During his university years he had already written a number of scripts. One of the scripts co-written with Erhard Riedlsperger was "Tunnelkind" (Tunnel Child). The film is set at the Czech-Austrian border where the Iron Curtain was erected during the late 60s. Borders and marginalization are recurring topics in his work. Although many of the films he had produced during his university years were awarded several prizes it was due to the highly bureaucratic structures in Austria that it first seemed impossible for a young graduate from university to work as a Director of Photography (DOP). Normally, years of assistance and begging were to be endured first. After a debate sparked off by Zeitlinger the directorate of the film institute decided to allow an exception to the rule: for the first time a first-time director was allowed to select the DOP of his choice, for his first full-length film. The media, as well as the film business and the fellow students were keen to observe the making of this film at the Czech-Austrian border. On a daily basis the latest shots were assessed by a committee even before the director or the DOP had seen them, and the committee then had to grant permission to continue with the project. An experienced replacement crew was kept on call to take over, in case the project would fail. After one week at work the replacement crew was sent home. A little later the film was invited to the International Berlin Filmfestival. The film tells the story of a little girl who manages to convince the chief builder at a construction site for the electric fence to build the fence above a secret tunnel in order to leave an escape into freedom. During the production of Tunnelkind the Iron Curtain for Czechoslovakia was abolished. Reality seemed to catch up with fiction. The Berlin Film Festival was also dominated by the liberalization of the communist countries and the film was applauded as dealing marvelously with current affairs.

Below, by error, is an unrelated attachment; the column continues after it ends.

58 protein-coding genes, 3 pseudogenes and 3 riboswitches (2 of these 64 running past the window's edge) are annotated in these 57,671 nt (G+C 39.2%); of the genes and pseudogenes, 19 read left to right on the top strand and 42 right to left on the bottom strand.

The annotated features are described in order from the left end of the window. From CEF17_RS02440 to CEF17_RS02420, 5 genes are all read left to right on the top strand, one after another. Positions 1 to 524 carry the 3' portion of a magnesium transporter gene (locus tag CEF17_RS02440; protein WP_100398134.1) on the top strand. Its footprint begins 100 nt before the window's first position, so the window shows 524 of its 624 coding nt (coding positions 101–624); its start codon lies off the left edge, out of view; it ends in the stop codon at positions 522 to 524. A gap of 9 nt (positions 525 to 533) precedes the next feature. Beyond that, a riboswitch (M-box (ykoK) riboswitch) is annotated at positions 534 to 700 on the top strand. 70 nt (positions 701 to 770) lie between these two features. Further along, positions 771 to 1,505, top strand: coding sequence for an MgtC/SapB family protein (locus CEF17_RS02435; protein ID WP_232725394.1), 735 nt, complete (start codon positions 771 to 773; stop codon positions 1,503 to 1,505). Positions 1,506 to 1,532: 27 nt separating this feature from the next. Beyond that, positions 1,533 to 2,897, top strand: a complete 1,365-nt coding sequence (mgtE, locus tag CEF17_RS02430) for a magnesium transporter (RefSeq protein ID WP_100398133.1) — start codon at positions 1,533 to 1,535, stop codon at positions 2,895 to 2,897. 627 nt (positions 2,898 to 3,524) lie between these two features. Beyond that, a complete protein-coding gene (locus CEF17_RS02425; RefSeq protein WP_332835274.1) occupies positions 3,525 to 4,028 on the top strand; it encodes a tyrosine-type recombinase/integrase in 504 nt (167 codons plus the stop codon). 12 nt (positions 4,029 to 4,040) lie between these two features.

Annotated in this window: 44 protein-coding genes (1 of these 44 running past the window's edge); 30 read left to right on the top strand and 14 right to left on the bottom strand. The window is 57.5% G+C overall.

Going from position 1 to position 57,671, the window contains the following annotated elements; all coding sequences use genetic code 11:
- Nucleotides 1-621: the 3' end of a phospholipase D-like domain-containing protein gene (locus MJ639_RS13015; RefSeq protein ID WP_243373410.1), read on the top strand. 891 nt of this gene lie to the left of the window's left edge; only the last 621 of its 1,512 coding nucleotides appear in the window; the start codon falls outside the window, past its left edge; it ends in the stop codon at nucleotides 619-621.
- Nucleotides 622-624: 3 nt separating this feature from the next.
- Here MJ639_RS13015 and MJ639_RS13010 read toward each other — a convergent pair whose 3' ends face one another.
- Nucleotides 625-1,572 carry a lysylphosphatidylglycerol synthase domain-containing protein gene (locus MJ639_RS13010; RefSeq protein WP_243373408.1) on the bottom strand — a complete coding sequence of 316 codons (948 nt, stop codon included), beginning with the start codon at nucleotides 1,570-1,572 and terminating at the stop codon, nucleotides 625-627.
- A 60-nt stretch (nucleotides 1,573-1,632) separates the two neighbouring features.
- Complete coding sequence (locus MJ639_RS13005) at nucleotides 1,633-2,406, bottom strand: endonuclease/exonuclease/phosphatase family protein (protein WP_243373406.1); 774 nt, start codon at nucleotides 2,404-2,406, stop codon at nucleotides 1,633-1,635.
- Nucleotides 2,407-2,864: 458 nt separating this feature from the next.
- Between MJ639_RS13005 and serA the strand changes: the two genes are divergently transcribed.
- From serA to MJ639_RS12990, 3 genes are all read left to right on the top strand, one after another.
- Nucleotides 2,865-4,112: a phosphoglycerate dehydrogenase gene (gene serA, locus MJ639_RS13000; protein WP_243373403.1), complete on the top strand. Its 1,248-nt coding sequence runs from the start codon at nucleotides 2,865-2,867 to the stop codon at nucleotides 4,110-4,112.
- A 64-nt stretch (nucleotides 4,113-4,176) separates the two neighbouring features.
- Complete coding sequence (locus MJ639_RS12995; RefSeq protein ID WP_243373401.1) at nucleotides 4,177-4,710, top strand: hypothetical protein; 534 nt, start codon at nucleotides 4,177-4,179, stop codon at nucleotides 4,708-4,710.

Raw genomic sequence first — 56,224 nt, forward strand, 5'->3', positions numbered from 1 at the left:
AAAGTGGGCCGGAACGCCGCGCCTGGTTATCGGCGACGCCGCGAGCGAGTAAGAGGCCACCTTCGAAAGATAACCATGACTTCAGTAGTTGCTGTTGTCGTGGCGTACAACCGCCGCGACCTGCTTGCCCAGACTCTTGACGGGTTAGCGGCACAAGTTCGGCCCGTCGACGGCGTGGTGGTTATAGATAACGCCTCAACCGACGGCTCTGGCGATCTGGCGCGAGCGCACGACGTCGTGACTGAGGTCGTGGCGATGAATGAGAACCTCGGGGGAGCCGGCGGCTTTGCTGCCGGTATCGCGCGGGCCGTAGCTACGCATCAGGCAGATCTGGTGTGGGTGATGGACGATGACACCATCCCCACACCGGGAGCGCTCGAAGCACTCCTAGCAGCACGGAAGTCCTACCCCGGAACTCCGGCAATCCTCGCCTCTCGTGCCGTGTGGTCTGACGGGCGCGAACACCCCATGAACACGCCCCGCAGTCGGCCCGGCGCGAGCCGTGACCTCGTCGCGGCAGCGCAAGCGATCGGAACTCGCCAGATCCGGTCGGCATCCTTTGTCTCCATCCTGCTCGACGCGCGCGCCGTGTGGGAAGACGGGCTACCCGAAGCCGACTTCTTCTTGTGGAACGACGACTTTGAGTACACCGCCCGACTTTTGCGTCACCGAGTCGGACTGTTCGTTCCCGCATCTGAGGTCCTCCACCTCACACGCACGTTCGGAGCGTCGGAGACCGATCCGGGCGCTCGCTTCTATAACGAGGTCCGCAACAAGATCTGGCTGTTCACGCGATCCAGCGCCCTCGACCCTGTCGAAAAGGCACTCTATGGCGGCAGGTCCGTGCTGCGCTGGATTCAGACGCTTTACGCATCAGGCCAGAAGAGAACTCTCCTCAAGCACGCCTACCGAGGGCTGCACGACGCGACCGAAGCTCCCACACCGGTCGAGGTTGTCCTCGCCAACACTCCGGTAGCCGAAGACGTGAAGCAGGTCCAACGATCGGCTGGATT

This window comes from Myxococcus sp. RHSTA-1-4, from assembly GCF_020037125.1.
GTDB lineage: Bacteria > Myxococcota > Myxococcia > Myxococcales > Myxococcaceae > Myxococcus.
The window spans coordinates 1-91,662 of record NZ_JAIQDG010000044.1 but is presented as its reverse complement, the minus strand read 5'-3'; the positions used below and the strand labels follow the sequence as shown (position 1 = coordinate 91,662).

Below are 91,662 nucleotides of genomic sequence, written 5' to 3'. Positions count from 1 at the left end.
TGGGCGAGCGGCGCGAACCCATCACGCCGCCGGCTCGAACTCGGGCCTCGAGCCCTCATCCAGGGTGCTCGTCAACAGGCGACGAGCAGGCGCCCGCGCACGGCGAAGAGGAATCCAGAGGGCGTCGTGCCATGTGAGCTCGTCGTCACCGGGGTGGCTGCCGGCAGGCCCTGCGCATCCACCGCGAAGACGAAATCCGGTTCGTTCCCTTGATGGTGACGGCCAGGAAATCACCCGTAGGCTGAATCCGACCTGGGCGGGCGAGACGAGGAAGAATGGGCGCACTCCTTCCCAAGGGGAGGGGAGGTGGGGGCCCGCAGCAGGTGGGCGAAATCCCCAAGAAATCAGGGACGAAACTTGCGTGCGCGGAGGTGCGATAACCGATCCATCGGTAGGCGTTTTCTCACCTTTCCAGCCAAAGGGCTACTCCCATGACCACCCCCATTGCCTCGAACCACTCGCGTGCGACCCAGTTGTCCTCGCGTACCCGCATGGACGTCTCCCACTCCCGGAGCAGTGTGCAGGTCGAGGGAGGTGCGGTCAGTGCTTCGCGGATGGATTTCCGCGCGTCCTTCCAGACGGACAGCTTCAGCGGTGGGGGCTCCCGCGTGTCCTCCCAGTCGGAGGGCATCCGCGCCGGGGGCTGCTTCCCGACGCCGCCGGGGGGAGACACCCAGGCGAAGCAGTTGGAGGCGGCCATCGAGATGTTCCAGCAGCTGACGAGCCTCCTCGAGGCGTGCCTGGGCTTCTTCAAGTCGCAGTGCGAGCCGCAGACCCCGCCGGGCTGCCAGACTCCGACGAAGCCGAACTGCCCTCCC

After Werner Herzog watched Zeitlinger's outstanding hand held camera work in Ulrich Seidls "Prepared for losses", Herzog hired him for the documentary "Death for Five Voices" which immediately won the Prix d Italia. Zeitlinger has been Herzogs favorite DP since that time. They worked together on the Hollywood Production Rescue Dawn which is released by MGM. His meticulous attention to detail and the whole context, his unique visual style of the camera movements added immeasurably to the quality of the film. In 2006 he and Werner Herzog were selected for the US-Antarctic Programm by the US National Science Foundation as writer and artist for "Encounters at the End of the World" which was later nominated for the Academy Award.

- IMDb Mini Biography By: Bryan Hillman 2008

Family (1)

Spouse Silvia Zeitlinger Vas (? - present)

Personal Quotes (9)